I found this place while scouting places to put in kayaks. It is not a very good kayak put in, as it is only usable near or at high tide. The ‘good goop,’ tidal estuary muck, is world class here. If the tide is high enough, you can float over it, walking into it is not an option. The other day it was very windy and not a good day for either kayaking or cycling, so I decided to take a little stoll along Big Ditch to the end of the trail at the salt water end.
Big Ditch essentially is a big ditch that collects various field and stream run offs and channels the water into Skagit Bay about 12 miles south of Highland Garden House Bed and Breakfast in Mount Vernon, WA. Here is a locating map with the ‘A’ icon at the parking lot. This is a Discover Pass required site.
I left this map view at this close up level to give you an idea of what the country looks like; when you get there it is very flat and hard to see what is around. You can move this view out to get a better view of how to get to the parking lot. The land to the West is raw, untouched tidelands with grass, cattails, brush and timber snags and roots. The land to the east is farmland diked from the original marshes and swamps. You can walk along the dike and view both sides at the same time.
The day I took this walk I heard first, then visually noticed, a large flock of Snow Geese to the north, near the salt water line. Then this flock took to the air and settled in the field just to the east of the parking lot. What a sight! The flock is just above the brown grass line, mid and to the right of center. They are flying toward the right.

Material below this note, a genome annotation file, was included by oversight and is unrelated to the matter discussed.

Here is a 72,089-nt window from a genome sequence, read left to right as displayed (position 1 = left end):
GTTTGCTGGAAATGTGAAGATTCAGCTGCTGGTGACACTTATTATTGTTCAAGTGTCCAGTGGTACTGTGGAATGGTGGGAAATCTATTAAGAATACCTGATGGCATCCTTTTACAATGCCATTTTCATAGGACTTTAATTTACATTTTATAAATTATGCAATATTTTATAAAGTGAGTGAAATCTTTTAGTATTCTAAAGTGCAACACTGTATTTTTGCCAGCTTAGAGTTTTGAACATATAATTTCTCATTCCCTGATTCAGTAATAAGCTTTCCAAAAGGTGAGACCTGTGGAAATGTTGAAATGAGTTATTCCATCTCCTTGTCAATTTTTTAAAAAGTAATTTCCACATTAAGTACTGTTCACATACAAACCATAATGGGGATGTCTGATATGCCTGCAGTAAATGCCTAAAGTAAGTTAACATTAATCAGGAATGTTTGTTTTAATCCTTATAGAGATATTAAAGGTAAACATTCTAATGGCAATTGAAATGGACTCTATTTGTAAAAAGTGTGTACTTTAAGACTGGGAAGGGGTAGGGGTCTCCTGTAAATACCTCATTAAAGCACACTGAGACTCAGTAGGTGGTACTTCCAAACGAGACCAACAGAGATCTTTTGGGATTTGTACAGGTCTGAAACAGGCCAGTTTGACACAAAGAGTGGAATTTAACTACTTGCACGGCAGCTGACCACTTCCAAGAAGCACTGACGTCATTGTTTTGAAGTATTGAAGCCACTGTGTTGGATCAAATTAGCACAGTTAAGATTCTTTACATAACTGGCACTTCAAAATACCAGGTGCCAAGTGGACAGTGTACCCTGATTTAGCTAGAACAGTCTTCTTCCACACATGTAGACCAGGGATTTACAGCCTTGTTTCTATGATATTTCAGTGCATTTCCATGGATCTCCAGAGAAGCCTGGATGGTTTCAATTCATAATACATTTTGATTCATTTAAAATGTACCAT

Here is what the land to the west looks like. You can walk out over this without getting too wet, but there are channels and holes everywhere. This picture was taken from the trail that runs along the dike. I have never been to this place at any time of the year when there was not something to see that was interesting. You can always see Red Tailed Hawks cruising the fields, Great Blue Herons gliding along the beaches or working the field ditches or masses of Dunlin working the tide lines. I have seen Bald Eagles here, too. And of course, ducks.
The trail to the salt water starts just to the west of the dam that contains the tidal gates. Essentially one way gates that allow water to drain off the land at low tide and self-close themselves as the tide rises, so salt water does not flood back into the inland side of the ditch. Walk across the dam and turn left. This trail follows the ditch all the way to the incoming or outgoing tide. Be prepared to meet mud, stickers, brush and some critters!.
’til next time,
Highland Garden House B & B
501 E. Highland Ave.
Mount Vernon, WA 98273
(You may Share this Post by clicking ‘Comment’ or ‘Leave a comment’)